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White Gold or Yellow Gold?

Yellow gold is traditional, White gold is modern

An important question you need to ask yourself is: what stones am I adding to the ring? Frequency of wear - occasional or daily?

Yellow Gold complements our warm skin tone but doesn’t go too well with diamonds because it gives the stone a yellowish tint, which dulls its bling.

A little insight into how these metals are made. Yellow gold is naturally found in countries like South Africa, China, Australia and many more. Pure gold is 24 karats and is initially traded in gold bars, which are called gold bullions. Standard gold bars held by central banks are 12.4kg and for trading we mostly use 1kg bars. Due to gold’s soft nature we add different metals (alloy) to make it stronger and more durable for everyday wear.

22 karat gold has the highest gold percentage but is also soft and may become dull after sometime because of tiny scratches. Polishing your item will give it shine but be aware that every time you polish you lose out on metal, especially with 22 karat gold.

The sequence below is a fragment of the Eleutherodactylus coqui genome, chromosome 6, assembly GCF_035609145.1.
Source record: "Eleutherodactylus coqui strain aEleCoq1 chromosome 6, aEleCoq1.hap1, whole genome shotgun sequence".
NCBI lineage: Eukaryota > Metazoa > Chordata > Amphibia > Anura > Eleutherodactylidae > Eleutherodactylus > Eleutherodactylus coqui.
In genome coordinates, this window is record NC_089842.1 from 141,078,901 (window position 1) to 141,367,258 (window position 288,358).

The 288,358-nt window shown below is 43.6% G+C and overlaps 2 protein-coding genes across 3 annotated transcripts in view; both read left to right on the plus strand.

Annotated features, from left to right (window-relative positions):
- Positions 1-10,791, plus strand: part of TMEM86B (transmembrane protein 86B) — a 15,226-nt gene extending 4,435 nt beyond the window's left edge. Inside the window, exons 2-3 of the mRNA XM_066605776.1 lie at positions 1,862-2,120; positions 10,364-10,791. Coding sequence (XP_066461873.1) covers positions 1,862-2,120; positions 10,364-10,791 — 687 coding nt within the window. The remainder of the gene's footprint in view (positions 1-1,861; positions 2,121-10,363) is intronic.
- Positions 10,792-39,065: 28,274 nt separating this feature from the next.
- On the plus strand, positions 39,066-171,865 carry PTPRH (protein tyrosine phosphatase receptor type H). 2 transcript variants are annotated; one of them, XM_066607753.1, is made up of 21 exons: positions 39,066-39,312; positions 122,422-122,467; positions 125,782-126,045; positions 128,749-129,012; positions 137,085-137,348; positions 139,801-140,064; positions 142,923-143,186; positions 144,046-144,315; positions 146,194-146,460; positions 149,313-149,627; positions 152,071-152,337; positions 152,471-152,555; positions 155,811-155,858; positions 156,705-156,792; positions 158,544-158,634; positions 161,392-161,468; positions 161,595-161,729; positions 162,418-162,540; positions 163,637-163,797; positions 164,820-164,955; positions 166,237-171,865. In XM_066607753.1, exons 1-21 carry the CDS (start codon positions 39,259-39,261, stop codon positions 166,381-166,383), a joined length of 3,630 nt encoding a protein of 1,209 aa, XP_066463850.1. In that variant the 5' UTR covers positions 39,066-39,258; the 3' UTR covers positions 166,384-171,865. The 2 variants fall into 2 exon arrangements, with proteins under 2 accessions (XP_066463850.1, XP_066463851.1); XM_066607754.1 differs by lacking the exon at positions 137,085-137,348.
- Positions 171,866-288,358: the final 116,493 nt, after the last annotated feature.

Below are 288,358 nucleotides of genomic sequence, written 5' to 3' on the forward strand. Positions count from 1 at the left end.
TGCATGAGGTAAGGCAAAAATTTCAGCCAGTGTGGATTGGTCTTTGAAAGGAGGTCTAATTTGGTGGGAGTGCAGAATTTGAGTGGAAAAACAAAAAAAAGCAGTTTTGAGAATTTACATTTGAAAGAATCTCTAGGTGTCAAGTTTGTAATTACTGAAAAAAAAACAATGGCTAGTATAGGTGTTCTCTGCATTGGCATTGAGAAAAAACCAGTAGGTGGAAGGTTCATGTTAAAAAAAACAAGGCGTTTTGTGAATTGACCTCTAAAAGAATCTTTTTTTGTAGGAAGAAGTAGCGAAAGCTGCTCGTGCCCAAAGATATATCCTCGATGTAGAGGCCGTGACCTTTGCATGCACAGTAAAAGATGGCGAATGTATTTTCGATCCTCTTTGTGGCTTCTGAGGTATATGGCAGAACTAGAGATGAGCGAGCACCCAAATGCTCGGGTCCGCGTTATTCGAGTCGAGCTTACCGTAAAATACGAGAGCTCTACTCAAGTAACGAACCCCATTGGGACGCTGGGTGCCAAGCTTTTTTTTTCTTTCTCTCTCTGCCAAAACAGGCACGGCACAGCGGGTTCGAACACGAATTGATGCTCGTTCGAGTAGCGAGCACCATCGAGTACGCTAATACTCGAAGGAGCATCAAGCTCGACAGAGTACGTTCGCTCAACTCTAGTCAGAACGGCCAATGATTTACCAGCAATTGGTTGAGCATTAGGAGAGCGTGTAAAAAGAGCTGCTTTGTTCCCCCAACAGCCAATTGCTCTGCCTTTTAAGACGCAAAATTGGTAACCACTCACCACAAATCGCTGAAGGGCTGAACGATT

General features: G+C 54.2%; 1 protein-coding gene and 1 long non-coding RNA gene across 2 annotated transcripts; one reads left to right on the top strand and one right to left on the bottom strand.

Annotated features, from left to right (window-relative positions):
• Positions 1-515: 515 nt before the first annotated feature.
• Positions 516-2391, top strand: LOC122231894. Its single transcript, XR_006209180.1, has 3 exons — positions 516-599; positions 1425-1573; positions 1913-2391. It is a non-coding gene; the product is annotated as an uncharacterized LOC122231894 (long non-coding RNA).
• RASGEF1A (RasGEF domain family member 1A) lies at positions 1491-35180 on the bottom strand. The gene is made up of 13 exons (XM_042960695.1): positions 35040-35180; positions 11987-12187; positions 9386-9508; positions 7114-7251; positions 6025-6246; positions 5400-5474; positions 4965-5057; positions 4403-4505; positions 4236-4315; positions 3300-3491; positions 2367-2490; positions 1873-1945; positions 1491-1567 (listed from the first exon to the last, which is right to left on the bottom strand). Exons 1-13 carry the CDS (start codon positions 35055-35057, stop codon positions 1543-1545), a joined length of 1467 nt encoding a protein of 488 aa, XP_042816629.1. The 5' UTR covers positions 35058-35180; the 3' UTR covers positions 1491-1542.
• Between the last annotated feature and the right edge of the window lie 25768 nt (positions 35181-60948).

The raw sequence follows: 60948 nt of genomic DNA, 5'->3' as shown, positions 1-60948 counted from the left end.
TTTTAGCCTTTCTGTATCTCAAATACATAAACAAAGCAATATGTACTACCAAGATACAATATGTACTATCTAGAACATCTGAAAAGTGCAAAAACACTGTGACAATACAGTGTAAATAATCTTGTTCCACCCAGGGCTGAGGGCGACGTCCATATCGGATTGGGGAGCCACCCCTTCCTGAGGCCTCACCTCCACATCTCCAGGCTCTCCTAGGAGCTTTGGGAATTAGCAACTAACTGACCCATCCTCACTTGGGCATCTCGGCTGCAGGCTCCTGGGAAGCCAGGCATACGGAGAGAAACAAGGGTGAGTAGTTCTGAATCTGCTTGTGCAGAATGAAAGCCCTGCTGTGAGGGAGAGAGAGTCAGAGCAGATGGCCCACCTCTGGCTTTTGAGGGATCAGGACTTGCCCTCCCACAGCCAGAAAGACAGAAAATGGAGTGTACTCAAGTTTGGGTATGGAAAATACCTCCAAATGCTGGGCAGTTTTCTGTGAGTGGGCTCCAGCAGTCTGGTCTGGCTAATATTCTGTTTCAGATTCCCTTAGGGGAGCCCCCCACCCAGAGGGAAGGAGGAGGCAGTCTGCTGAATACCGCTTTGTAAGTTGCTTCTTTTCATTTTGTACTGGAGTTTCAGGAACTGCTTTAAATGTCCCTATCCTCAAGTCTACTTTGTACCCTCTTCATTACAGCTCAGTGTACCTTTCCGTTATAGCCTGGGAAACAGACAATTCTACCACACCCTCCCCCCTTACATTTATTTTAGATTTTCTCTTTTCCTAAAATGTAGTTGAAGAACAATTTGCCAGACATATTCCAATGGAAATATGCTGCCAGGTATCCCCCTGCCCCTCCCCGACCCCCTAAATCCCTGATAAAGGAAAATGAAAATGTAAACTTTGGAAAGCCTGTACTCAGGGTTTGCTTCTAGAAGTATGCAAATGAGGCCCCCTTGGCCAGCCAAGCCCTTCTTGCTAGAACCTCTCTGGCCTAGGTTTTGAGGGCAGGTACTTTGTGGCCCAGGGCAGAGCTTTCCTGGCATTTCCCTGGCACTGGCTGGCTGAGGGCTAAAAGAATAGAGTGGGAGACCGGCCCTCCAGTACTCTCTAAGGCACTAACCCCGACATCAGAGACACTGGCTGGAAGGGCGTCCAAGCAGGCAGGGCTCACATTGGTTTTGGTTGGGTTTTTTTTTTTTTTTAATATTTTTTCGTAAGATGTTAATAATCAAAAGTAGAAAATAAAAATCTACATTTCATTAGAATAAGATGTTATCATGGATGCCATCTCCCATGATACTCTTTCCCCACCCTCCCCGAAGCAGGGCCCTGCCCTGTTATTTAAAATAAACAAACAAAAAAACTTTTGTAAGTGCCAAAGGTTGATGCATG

For daily wear 18K and 14K are more recommendable. The colour of gold is a little lighter, which we feel, complements our skin tone more. Warmer coloured gems like Rubies go really well with yellow gold, it brings out the ruby’s redness.

White gold. White gold is never really white because you cannot change a yellow metal into white. We add different metals like palladium or silver to reduce the yellowish tint of gold. Each piece is plated at the end to give the product a white look.

White gold perfectly complements diamonds and blue sapphires. If you wear your jewellery everyday, chances are high that the plating wears off and the pale yellow base metal appears - then ask your jeweller to re-plate it for you.

If you’re actually looking for a white metal use platinum, which does come with a heftier price tag but is naturally white and for daily wear ideal. Palladium is a little cheaper than platinum and is also naturally white. Palladium belongs to the same group of metals as platinum. Palladium is similarly or little less priced than 18K gold and we think it’s the perfect solution. Both platinum and palladium are harder metals than gold, which results in longer lasting shine.

But at the end of the day you need to decide what suits you and your wallet best.

Happy jewellery shopping!